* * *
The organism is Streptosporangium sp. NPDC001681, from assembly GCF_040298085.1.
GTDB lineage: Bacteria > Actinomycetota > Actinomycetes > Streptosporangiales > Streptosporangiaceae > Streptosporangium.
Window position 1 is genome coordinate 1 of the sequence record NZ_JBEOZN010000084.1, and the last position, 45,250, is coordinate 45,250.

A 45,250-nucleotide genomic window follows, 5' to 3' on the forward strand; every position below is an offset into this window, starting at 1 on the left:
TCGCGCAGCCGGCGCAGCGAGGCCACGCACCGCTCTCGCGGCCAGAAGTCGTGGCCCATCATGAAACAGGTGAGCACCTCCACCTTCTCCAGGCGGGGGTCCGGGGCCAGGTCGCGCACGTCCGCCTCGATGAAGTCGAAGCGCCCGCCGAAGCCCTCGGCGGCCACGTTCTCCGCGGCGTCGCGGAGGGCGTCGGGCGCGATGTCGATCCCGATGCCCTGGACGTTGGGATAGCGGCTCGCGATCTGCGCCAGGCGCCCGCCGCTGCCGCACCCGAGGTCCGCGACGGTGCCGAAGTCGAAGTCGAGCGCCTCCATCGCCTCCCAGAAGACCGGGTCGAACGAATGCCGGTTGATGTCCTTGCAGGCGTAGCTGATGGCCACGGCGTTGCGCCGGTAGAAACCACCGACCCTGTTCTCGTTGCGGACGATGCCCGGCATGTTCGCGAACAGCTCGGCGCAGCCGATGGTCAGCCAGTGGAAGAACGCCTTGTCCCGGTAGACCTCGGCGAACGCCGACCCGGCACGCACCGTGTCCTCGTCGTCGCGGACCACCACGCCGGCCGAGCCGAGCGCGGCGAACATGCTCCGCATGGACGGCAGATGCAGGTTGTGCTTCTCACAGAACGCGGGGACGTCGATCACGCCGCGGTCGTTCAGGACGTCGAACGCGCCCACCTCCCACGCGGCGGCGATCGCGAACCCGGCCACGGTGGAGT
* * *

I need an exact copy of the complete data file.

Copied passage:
The organism is Streptosporangium sp. NPDC001681, from assembly GCF_040298085.1.
GTDB lineage: Bacteria > Actinomycetota > Actinomycetes > Streptosporangiales > Streptosporangiaceae > Streptosporangium.
Window position 1 is genome coordinate 1 of the sequence record NZ_JBEOZN010000084.1, and the last position, 45,250, is coordinate 45,250.

A 45,250-nucleotide genomic window follows, 5' to 3' on the forward strand; every position below is an offset into this window, starting at 1 on the left:
TCGCGCAGCCGGCGCAGCGAGGCCACGCACCGCTCTCGCGGCCAGAAGTCGTGGCCCATCATGAAACAGGTGAGCACCTCCACCTTCTCCAGGCGGGGGTCCGGGGCCAGGTCGCGCACGTCCGCCTCGATGAAGTCGAAGCGCCCGCCGAAGCCCTCGGCGGCCACGTTCTCCGCGGCGTCGCGGAGGGCGTCGGGCGCGATGTCGATCCCGATGCCCTGGACGTTGGGATAGCGGCTCGCGATCTGCGCCAGGCGCCCGCCGCTGCCGCACCCGAGGTCCGCGACGGTGCCGAAGTCGAAGTCGAGCGCCTCCATCGCCTCCCAGAAGACCGGGTCGAACGAATGCCGGTTGATGTCCTTGCAGGCGTAGCTGATGGCCACGGCGTTGCGCCGGTAGAAACCACCGACCCTGTTCTCGTTGCGGACGATGCCCGGCATGTTCGCGAACAGCTCGGCGCAGCCGATGGTCAGCCAGTGGAAGAACGCCTTGTCCCGGTAGACCTCGGCGAACGCCGACCCGGCACGCACCGTGTCCTCGTCGTCGCGGACCACCACGCCGGCCGAGCCGAGCGCGGCGAACATGCTCCGCATGGACGGCAGATGCAGGTTGTGCTTCTCACAGAACGCGGGGACGTCGATCACGCCGCGGTCGTTCAGGACGTCGAACGCGCCCACCTCCCACGCGGCGGCGATCGCGAACCCGGCCACGGTGGAGT